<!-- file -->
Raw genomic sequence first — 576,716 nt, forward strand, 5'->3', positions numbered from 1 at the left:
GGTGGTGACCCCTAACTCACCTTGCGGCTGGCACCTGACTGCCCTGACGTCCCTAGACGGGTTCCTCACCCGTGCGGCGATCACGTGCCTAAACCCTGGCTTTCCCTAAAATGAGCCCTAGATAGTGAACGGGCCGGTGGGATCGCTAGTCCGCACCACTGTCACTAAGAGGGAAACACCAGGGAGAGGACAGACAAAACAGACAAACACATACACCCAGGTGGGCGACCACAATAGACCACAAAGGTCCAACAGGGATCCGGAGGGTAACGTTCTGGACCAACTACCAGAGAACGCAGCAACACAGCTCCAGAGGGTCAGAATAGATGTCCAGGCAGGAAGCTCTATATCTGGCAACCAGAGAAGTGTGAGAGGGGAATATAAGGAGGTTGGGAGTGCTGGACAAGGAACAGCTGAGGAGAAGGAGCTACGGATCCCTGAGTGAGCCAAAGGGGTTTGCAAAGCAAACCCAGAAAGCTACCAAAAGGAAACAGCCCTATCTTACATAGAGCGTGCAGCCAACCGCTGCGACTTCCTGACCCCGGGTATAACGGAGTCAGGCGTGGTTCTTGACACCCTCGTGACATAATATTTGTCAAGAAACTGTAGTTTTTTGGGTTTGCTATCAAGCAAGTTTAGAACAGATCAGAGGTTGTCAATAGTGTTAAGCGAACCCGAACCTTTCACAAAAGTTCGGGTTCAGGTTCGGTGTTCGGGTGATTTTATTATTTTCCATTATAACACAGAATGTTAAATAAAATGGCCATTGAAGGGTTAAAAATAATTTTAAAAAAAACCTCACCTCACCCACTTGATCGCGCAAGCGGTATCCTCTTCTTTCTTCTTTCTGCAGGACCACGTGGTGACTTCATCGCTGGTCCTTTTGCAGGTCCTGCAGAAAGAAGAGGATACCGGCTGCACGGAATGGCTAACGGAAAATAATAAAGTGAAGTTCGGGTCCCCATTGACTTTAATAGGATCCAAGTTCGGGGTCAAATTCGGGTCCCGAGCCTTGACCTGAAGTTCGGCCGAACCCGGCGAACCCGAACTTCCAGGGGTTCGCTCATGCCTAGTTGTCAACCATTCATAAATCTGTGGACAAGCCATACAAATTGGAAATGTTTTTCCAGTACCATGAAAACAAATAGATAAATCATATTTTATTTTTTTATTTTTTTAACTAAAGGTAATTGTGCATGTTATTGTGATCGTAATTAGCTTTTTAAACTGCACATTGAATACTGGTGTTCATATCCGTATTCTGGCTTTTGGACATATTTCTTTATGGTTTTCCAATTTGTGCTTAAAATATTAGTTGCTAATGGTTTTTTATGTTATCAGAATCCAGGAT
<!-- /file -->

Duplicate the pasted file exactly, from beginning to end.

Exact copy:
Raw genomic sequence first — 576,716 nt, forward strand, 5'->3', positions numbered from 1 at the left:
GGTGGTGACCCCTAACTCACCTTGCGGCTGGCACCTGACTGCCCTGACGTCCCTAGACGGGTTCCTCACCCGTGCGGCGATCACGTGCCTAAACCCTGGCTTTCCCTAAAATGAGCCCTAGATAGTGAACGGGCCGGTGGGATCGCTAGTCCGCACCACTGTCACTAAGAGGGAAACACCAGGGAGAGGACAGACAAAACAGACAAACACATACACCCAGGTGGGCGACCACAATAGACCACAAAGGTCCAACAGGGATCCGGAGGGTAACGTTCTGGACCAACTACCAGAGAACGCAGCAACACAGCTCCAGAGGGTCAGAATAGATGTCCAGGCAGGAAGCTCTATATCTGGCAACCAGAGAAGTGTGAGAGGGGAATATAAGGAGGTTGGGAGTGCTGGACAAGGAACAGCTGAGGAGAAGGAGCTACGGATCCCTGAGTGAGCCAAAGGGGTTTGCAAAGCAAACCCAGAAAGCTACCAAAAGGAAACAGCCCTATCTTACATAGAGCGTGCAGCCAACCGCTGCGACTTCCTGACCCCGGGTATAACGGAGTCAGGCGTGGTTCTTGACACCCTCGTGACATAATATTTGTCAAGAAACTGTAGTTTTTTGGGTTTGCTATCAAGCAAGTTTAGAACAGATCAGAGGTTGTCAATAGTGTTAAGCGAACCCGAACCTTTCACAAAAGTTCGGGTTCAGGTTCGGTGTTCGGGTGATTTTATTATTTTCCATTATAACACAGAATGTTAAATAAAATGGCCATTGAAGGGTTAAAAATAATTTTAAAAAAAACCTCACCTCACCCACTTGATCGCGCAAGCGGTATCCTCTTCTTTCTTCTTTCTGCAGGACCACGTGGTGACTTCATCGCTGGTCCTTTTGCAGGTCCTGCAGAAAGAAGAGGATACCGGCTGCACGGAATGGCTAACGGAAAATAATAAAGTGAAGTTCGGGTCCCCATTGACTTTAATAGGATCCAAGTTCGGGGTCAAATTCGGGTCCCGAGCCTTGACCTGAAGTTCGGCCGAACCCGGCGAACCCGAACTTCCAGGGGTTCGCTCATGCCTAGTTGTCAACCATTCATAAATCTGTGGACAAGCCATACAAATTGGAAATGTTTTTCCAGTACCATGAAAACAAATAGATAAATCATATTTTATTTTTTTATTTTTTTAACTAAAGGTAATTGTGCATGTTATTGTGATCGTAATTAGCTTTTTAAACTGCACATTGAATACTGGTGTTCATATCCGTATTCTGGCTTTTGGACATATTTCTTTATGGTTTTCCAATTTGTGCTTAAAATATTAGTTGCTAATGGTTTTTTATGTTATCAGAATCCAGGAT